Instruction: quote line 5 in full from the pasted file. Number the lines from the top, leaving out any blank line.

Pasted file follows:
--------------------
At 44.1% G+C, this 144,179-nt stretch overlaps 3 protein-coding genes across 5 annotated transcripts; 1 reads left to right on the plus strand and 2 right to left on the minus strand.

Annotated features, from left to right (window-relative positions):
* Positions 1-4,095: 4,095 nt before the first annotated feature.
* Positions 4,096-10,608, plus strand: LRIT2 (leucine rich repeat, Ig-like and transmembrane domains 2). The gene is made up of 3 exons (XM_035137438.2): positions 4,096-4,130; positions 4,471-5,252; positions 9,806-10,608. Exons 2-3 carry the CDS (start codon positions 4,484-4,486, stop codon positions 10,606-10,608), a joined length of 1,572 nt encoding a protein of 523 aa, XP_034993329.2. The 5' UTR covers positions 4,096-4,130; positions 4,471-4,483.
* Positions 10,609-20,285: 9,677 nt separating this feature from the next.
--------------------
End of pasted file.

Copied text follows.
* Positions 10,609-20,285: 9,677 nt separating this feature from the next.